Have you ever experienced an event so special that you wanted to re-create it just so that you could savor the memory a little while longer?...For me that *moment* was our intimate wedding ceremony. Within a matter of 5 months, we created the ceremony from scratch and held it in a suspended gazebo. Think tree-house in the sky. We wanted to create purpose out of every portion of the ceremony. That meant I needed a reason to carry a bouquet. Other than being a pretty accessory, how could I weave it meaningfully into our little ceremony?
Enter question #2... how to incorporate the 30 friends and family who were attending? Eric and I were not really down with the idea of having an audience and wanted more participation with the attendees. Our answer came in combining these two together.
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How we weaved the two together...
Friends and family were greeted with a personal note attached to one Astilbe stem. This allowed us to welcome them and tell them just how important they were to us. (Also see first photo above)
"Each of your flowers, like yourselves, are beautiful and unique. But together, they create something stronger. So is the same for our love and support for Mu-Hsien & Eric." – One by one each individual on both sides of the family added their stem as an offering of support...ultimately becoming my bouquet.
"Will the mother of the bride and groom please bind these flowers into a newly formed bouquet?"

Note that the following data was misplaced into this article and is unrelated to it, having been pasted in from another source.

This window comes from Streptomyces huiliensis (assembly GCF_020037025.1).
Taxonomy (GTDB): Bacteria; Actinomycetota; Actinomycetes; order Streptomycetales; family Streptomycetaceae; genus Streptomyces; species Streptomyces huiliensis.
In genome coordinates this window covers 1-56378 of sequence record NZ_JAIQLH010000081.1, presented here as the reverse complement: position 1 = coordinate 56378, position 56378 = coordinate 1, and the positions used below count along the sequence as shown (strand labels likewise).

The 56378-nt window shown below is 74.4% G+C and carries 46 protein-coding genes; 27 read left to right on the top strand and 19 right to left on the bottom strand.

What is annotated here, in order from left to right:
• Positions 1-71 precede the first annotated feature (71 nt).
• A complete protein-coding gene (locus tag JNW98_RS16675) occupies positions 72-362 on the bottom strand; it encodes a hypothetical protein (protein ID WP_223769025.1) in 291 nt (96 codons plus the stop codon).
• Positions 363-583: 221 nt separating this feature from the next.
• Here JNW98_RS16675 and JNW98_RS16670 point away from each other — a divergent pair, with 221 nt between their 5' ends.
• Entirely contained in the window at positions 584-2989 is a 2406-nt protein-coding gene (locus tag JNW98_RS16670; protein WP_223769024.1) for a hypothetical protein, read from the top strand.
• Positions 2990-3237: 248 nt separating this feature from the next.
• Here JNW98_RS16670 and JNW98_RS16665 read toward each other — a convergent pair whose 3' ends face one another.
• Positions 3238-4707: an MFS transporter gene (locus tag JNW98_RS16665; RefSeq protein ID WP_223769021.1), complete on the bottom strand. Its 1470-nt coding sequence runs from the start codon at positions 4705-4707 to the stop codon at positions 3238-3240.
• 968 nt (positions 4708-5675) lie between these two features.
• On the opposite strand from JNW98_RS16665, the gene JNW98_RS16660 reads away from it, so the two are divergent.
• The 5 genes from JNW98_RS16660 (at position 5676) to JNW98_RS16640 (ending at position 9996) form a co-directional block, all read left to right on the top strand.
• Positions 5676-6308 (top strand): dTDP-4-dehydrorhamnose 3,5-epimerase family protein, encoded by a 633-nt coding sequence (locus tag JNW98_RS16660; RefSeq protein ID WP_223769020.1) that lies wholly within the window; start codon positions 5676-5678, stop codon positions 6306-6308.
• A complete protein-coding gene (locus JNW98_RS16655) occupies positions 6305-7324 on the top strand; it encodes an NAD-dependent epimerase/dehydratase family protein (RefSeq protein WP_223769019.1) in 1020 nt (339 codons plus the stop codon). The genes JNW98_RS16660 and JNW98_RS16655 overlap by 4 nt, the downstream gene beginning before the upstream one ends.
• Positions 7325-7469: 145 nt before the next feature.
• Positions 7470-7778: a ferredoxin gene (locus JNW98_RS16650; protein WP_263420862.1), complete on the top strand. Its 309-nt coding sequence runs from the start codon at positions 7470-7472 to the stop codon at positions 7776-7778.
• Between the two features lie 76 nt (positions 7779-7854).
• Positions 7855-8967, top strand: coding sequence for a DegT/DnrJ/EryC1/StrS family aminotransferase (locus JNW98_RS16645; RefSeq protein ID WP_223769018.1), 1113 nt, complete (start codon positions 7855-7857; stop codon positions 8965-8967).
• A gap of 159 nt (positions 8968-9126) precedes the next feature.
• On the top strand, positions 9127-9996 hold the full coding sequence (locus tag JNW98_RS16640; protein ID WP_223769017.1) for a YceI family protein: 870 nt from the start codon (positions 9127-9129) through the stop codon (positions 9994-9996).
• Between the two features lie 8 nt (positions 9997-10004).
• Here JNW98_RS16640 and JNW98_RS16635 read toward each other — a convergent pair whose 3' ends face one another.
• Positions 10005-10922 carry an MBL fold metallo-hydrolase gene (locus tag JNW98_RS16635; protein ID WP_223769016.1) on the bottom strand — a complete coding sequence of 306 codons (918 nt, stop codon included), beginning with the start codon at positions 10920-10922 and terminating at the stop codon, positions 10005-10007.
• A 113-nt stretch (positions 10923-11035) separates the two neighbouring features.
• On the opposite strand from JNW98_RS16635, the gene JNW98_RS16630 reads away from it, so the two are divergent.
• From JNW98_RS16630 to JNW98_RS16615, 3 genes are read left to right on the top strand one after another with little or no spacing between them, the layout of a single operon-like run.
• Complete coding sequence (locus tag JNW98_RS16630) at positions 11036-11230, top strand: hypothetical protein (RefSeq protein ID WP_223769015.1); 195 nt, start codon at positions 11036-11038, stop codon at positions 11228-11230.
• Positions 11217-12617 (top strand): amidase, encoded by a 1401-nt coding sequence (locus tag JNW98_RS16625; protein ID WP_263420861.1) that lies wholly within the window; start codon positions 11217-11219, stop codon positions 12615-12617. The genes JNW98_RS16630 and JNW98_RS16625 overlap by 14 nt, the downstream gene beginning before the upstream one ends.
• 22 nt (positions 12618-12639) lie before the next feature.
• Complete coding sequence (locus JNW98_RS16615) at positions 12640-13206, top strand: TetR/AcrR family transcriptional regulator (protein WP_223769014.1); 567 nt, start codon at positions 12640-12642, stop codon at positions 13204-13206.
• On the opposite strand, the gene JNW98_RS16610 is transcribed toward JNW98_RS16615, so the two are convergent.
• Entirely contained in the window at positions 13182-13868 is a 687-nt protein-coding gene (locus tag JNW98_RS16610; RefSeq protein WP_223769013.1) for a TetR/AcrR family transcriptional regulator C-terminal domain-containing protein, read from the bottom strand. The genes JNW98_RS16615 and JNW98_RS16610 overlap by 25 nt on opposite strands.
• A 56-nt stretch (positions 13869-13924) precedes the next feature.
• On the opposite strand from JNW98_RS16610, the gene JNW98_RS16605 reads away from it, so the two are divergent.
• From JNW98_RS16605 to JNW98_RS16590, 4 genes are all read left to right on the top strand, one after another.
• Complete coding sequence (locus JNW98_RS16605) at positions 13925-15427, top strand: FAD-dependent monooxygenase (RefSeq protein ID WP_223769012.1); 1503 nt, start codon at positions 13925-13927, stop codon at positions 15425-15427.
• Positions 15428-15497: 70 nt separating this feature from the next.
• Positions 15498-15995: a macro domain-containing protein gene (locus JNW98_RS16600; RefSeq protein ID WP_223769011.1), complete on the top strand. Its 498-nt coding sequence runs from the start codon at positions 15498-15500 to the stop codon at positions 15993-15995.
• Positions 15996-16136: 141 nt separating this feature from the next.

What do you think of our *made-on-the-spot* bouquet concept?
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Four years later, in my garden in the making...I planted an arrangment of white, light pink and magenta astilbe. Although I don't see friends and family as often as I would like, seeing the blooms every summer takes me back to those moments and reminds me of what's really important.
Stems and bottles arrangement
• Flowers arranged by the talented Lisa Atterberry, co-owner of Cattails Home. My florist had these and our french bucket hanging flower arrangements flown in from the Netherlands.
• Vintage bottles were found searching through many thrift stores. It was a cost efficient way to get 30 glass bottles. Most cost around $1.
• Astilbe can be purchased at most local garden/nurseries. I found mine at Christy Webber Landscapes (total of 8 were planted).
• Astilbe is a perrenial that likes shade to part-sun. A covering of cedar mulch will help to retain moisture and keep them happy. I prefer cedar because of it's deep brownish red color and the fresh scent!
• • • LESSONS LEARNED • • •
If everyone offers a stem,
the end result is a beautiful bouquet.
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